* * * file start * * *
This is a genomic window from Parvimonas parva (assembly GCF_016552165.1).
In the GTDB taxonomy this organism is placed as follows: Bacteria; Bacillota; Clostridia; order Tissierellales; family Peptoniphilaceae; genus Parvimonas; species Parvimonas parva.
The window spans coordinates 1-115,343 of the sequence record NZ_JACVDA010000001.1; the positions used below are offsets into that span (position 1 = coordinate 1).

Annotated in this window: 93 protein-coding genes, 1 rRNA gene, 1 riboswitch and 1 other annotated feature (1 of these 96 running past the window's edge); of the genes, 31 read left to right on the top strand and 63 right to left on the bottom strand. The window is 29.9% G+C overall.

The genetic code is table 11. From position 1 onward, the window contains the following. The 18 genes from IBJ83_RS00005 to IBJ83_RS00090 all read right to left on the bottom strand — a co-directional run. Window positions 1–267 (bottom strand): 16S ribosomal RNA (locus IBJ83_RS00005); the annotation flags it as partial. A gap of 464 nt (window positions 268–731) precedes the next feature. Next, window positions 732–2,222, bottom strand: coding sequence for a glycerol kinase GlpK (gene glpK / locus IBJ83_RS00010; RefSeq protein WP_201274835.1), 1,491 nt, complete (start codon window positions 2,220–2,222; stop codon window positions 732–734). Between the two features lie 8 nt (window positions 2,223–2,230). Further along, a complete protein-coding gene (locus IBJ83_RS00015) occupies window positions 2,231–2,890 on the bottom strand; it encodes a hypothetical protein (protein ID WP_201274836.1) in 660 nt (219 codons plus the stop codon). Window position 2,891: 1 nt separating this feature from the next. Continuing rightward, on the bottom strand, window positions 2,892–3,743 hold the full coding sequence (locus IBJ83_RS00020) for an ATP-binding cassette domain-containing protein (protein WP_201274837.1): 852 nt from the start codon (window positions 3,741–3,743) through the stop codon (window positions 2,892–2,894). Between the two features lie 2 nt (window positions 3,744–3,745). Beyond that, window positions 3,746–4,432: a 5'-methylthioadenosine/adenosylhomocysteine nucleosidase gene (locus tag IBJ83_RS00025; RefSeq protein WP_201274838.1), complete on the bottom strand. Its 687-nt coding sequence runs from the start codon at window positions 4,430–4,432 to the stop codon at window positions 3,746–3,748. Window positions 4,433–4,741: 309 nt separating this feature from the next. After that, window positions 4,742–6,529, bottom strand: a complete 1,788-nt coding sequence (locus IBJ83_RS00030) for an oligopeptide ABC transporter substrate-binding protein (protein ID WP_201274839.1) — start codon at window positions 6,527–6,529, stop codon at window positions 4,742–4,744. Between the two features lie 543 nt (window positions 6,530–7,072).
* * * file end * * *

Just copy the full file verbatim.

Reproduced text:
This is a genomic window from Parvimonas parva (assembly GCF_016552165.1).
In the GTDB taxonomy this organism is placed as follows: Bacteria; Bacillota; Clostridia; order Tissierellales; family Peptoniphilaceae; genus Parvimonas; species Parvimonas parva.
The window spans coordinates 1-115,343 of the sequence record NZ_JACVDA010000001.1; the positions used below are offsets into that span (position 1 = coordinate 1).

Annotated in this window: 93 protein-coding genes, 1 rRNA gene, 1 riboswitch and 1 other annotated feature (1 of these 96 running past the window's edge); of the genes, 31 read left to right on the top strand and 63 right to left on the bottom strand. The window is 29.9% G+C overall.

The genetic code is table 11. From position 1 onward, the window contains the following. The 18 genes from IBJ83_RS00005 to IBJ83_RS00090 all read right to left on the bottom strand — a co-directional run. Window positions 1–267 (bottom strand): 16S ribosomal RNA (locus IBJ83_RS00005); the annotation flags it as partial. A gap of 464 nt (window positions 268–731) precedes the next feature. Next, window positions 732–2,222, bottom strand: coding sequence for a glycerol kinase GlpK (gene glpK / locus IBJ83_RS00010; RefSeq protein WP_201274835.1), 1,491 nt, complete (start codon window positions 2,220–2,222; stop codon window positions 732–734). Between the two features lie 8 nt (window positions 2,223–2,230). Further along, a complete protein-coding gene (locus IBJ83_RS00015) occupies window positions 2,231–2,890 on the bottom strand; it encodes a hypothetical protein (protein ID WP_201274836.1) in 660 nt (219 codons plus the stop codon). Window position 2,891: 1 nt separating this feature from the next. Continuing rightward, on the bottom strand, window positions 2,892–3,743 hold the full coding sequence (locus IBJ83_RS00020) for an ATP-binding cassette domain-containing protein (protein WP_201274837.1): 852 nt from the start codon (window positions 3,741–3,743) through the stop codon (window positions 2,892–2,894). Between the two features lie 2 nt (window positions 3,744–3,745). Beyond that, window positions 3,746–4,432: a 5'-methylthioadenosine/adenosylhomocysteine nucleosidase gene (locus tag IBJ83_RS00025; RefSeq protein WP_201274838.1), complete on the bottom strand. Its 687-nt coding sequence runs from the start codon at window positions 4,430–4,432 to the stop codon at window positions 3,746–3,748. Window positions 4,433–4,741: 309 nt separating this feature from the next. After that, window positions 4,742–6,529, bottom strand: a complete 1,788-nt coding sequence (locus IBJ83_RS00030) for an oligopeptide ABC transporter substrate-binding protein (protein ID WP_201274839.1) — start codon at window positions 6,527–6,529, stop codon at window positions 4,742–4,744. Between the two features lie 543 nt (window positions 6,530–7,072).